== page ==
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COVID-19 LATEST

First German states scrap face masks on public transport

Bavaria and Saxony-Anhalt will drop the mask requirement on public transport and other German states could soon follow.

First German states scrap face masks on public transport

On Monday, German state health ministers met to discuss how to go proceed with Covid regulations this winter. But with regards to wearing masks on public transport, they were unable to reach an agreement.

As a result, on Tuesday, the states of Saxony-Anhalt and Bavaria announced that they will get rid of the mask requirement in local public transport.

From Thursday, people in Saxony-Anhalt can ride buses and trains without masks – from Saturday in Bavaria. The cabinets of the two states justified their decisions on the basis of “a stable Covid infection situation”.

As of Tuesday, the 7-day Covid incidence – the number of new cases per 100,000 people – was 204.2 in the whole of Germany. In Bavaria, the 7-day incidence was 107.9 and 246.5 in Saxony-Anhalt.

READ ALSO: Two German states stop enforcing mandatory Covid-19 isolation

Bavaria’s Health Minister Klaus Holetschek said that a mask requirement for Covid protection is no longer proportionate. Instead, the Bavarian government will recommend people continue wearing masks, rather than obliging them to do so.

Bavarian state leader Markus Söder wrote on Twitter: “The infection situation has been stable for a long time.”

Saxony-Anhalt will also rely on voluntary mask-wearing in local public transport and the obligation will be dispensed with on Thursday, December 8th.  

Will more states follow?

Germany’s most northern state of Schleswig-Holstein plans to decide in the next week on whether or not to end the mask obligation on local transport. Prime Minister Daniel Günther already said recently that his aim was not to extend the mask obligation, which is limited until the end of the year.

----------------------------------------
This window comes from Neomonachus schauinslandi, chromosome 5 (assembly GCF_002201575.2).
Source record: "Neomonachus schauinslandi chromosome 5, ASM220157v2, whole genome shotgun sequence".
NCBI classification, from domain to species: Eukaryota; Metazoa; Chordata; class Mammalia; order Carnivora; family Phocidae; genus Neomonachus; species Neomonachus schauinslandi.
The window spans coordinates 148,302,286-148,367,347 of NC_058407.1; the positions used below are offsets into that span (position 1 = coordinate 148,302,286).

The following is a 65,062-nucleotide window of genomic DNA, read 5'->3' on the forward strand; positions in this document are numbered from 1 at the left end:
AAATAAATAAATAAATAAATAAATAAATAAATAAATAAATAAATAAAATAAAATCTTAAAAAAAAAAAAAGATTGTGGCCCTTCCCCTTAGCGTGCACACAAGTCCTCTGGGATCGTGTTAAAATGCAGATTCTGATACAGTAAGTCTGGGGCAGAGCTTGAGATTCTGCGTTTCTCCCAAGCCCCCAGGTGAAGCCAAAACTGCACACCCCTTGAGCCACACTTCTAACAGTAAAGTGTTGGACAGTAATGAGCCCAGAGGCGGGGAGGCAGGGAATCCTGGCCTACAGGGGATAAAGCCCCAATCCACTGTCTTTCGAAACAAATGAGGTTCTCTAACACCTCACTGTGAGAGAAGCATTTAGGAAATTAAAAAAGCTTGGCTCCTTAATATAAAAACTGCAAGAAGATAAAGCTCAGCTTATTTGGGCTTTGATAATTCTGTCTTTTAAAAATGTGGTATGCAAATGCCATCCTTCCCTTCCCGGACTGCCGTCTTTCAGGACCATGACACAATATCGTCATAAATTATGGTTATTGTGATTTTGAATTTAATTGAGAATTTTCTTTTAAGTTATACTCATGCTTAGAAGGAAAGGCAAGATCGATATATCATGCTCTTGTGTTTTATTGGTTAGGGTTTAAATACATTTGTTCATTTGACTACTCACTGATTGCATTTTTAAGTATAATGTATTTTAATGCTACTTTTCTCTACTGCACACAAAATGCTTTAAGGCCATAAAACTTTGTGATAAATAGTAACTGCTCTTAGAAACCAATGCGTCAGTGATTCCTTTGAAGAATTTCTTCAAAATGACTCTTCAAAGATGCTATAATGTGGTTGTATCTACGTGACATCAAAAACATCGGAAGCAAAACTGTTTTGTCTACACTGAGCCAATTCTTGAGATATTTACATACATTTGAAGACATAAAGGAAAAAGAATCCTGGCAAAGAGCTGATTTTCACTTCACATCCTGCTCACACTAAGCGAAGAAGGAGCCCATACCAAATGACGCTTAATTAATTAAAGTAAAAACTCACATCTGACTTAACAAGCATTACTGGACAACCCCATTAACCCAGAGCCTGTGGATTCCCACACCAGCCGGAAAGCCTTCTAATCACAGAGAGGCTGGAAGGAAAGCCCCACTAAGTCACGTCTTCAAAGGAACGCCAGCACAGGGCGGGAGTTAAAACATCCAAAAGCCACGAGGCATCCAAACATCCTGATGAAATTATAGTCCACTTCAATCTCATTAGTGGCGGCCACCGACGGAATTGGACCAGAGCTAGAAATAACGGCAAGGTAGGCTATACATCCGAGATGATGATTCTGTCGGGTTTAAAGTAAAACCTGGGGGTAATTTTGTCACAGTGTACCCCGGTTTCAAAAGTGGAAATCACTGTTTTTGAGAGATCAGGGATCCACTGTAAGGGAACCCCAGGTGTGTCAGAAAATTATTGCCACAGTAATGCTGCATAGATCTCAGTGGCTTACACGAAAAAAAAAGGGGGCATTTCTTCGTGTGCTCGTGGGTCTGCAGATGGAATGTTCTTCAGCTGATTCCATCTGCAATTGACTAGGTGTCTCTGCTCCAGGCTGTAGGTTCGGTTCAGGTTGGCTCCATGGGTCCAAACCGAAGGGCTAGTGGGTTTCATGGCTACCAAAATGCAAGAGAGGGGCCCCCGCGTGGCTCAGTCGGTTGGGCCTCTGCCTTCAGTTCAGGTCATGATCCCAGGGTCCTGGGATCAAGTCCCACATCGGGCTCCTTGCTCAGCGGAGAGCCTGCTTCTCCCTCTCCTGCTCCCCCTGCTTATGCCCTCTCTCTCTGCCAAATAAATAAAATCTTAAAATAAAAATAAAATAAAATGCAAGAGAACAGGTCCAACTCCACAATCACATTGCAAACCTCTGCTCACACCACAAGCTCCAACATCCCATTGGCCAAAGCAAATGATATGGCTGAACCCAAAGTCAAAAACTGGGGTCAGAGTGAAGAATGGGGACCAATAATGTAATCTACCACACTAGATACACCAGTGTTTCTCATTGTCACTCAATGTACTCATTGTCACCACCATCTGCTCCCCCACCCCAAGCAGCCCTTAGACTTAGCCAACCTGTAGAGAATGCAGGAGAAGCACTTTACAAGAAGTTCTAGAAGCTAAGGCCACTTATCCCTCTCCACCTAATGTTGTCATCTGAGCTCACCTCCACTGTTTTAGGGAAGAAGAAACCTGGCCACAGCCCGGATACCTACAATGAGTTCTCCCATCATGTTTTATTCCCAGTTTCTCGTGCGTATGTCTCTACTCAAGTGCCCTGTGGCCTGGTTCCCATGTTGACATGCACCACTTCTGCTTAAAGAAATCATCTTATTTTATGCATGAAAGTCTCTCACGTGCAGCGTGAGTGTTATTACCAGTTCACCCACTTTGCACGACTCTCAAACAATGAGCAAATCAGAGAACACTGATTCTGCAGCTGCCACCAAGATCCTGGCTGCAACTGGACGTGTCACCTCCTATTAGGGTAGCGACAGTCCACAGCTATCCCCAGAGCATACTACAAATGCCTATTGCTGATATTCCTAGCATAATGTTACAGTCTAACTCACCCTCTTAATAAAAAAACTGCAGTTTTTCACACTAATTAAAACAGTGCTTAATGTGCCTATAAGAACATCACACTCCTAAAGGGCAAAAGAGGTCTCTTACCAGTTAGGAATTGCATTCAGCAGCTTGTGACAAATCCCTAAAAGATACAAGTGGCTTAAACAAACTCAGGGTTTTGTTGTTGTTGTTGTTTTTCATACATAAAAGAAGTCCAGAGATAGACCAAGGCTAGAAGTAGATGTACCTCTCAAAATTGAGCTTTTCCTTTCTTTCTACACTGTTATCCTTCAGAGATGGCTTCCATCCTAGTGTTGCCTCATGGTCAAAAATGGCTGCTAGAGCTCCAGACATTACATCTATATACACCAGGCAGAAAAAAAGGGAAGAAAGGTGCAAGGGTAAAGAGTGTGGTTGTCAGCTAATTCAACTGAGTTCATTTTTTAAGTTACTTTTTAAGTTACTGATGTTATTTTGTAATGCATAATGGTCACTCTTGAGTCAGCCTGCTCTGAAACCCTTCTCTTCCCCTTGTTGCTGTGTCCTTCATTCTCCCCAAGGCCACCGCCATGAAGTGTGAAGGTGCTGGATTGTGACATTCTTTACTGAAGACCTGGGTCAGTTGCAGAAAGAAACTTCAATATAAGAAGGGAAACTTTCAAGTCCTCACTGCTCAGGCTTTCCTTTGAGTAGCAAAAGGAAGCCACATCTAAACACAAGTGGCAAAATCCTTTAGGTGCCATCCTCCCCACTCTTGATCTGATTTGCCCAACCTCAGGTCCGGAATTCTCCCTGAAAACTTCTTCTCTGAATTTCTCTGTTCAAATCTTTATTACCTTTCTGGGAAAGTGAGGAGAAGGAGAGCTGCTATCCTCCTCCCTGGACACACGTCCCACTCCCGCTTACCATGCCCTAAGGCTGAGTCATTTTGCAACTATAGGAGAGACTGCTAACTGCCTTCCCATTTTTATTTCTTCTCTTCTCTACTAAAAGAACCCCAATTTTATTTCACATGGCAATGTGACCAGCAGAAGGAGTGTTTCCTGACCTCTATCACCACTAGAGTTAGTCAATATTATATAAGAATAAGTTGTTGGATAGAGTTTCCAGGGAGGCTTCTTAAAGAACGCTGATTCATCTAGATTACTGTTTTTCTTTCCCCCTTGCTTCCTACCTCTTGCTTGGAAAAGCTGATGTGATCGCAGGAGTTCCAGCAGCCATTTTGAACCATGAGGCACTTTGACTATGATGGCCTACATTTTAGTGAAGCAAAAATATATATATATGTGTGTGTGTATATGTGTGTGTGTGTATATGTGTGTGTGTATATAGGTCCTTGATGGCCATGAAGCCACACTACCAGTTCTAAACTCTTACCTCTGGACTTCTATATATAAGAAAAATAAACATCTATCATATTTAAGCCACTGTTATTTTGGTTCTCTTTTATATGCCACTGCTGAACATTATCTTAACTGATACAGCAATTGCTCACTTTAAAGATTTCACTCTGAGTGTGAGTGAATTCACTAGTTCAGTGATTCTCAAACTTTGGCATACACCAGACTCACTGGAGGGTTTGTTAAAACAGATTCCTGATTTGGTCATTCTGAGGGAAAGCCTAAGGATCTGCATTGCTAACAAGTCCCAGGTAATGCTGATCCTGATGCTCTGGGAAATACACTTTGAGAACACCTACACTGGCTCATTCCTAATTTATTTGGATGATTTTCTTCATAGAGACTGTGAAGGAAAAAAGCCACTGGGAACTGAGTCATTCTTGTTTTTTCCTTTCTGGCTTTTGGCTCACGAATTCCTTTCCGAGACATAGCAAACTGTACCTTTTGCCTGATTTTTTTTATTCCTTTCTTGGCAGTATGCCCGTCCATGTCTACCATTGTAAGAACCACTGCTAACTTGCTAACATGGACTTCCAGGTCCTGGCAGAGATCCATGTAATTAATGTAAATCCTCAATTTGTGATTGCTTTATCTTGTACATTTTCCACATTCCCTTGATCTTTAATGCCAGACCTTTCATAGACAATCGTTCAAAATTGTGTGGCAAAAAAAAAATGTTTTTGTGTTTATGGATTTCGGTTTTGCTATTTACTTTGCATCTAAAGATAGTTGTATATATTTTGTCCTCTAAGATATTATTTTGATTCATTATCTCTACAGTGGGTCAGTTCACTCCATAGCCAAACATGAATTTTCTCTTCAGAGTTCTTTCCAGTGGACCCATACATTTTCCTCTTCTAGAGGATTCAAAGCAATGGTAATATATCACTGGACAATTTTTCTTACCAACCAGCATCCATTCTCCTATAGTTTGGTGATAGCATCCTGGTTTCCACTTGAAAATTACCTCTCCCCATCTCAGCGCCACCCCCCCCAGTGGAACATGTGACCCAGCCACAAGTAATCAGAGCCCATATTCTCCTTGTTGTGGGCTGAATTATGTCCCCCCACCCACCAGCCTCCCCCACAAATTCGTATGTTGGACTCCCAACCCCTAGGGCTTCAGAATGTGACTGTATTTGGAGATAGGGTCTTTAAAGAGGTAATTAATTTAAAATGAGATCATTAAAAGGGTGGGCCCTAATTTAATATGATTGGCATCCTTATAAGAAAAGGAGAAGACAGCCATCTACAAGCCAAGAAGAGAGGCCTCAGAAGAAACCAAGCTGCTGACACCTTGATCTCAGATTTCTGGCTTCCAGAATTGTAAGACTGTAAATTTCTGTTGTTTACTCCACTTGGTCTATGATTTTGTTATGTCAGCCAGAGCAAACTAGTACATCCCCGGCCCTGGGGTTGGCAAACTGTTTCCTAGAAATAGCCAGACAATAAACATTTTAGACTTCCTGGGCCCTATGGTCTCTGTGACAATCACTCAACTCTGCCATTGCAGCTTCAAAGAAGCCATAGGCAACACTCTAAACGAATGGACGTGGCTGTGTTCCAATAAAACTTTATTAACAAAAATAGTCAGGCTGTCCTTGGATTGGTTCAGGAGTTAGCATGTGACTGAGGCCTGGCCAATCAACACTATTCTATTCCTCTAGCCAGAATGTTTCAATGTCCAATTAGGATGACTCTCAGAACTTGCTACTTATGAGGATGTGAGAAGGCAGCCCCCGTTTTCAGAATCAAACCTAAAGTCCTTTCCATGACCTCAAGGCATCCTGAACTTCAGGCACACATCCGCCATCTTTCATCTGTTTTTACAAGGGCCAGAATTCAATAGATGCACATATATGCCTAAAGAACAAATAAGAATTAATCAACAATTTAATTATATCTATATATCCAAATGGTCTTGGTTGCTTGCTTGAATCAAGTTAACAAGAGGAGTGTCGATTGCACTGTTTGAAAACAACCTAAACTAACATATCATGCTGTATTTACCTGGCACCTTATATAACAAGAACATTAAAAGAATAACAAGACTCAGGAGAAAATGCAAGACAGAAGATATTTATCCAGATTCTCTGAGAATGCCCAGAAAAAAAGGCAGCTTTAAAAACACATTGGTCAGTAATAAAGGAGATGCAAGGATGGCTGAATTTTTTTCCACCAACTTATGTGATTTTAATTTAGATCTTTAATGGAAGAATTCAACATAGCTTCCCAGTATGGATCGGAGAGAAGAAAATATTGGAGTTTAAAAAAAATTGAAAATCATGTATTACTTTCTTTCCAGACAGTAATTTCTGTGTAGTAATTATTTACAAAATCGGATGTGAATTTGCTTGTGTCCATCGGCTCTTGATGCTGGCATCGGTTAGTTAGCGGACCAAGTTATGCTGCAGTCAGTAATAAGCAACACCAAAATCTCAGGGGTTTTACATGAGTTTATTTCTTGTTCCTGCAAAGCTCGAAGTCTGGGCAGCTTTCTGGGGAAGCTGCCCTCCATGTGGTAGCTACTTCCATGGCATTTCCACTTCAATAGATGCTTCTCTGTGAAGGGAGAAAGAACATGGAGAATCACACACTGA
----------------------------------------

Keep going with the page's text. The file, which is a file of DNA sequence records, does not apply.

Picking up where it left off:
However, the state governments of North Rhine-Westphalia, Hesse, Baden-Württemberg, Saarland and Mecklenburg-Western Pomerania made clear on Tuesday that they intend to keep the mask requirement in place for the time being.

What about masks on long-distance transport?

One of the only Covid measures that have been in place nationwide this winter, is the requirement that passengers on long-distance transport still wear face masks. Under the current law, this will remain in place until April 2023.

However, the head of the rail and transport union (EVG), Martin Burkert, spoke out in favour of doing away with the mask requirement on long-distance trains as well.

READ ALSO: German opposition leader calls for official end to pandemic next year

“No one can understand anymore why masks are still mandatory on long-distance trains,” Burkert said.

“If the regulation is retained, there need to be checks by the federal police, not by railroad staff. While the federal states can decide for themselves whether masks are compulsory on local trains, the federal government is responsible for long-distance trains.”